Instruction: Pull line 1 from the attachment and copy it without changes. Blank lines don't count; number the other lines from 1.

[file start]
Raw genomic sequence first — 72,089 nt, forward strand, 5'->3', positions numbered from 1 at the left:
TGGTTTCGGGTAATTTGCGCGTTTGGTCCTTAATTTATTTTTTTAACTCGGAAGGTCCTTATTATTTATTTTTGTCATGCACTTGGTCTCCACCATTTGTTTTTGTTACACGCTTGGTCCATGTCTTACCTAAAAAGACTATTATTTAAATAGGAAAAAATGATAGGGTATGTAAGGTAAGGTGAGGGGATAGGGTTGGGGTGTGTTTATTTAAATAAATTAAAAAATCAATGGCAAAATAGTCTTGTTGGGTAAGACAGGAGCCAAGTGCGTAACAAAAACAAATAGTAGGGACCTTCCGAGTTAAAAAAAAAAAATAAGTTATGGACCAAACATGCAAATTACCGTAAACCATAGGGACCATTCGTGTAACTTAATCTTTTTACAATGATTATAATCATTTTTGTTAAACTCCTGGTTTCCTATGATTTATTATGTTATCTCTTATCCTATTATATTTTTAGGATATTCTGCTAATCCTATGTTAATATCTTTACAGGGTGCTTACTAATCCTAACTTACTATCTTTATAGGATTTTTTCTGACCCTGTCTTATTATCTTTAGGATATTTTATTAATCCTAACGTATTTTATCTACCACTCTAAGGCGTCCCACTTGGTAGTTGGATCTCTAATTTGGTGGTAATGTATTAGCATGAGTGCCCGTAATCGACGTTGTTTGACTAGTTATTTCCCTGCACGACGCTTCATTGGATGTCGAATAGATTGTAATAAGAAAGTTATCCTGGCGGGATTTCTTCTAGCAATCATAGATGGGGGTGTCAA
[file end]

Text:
Raw genomic sequence first — 72,089 nt, forward strand, 5'->3', positions numbered from 1 at the left: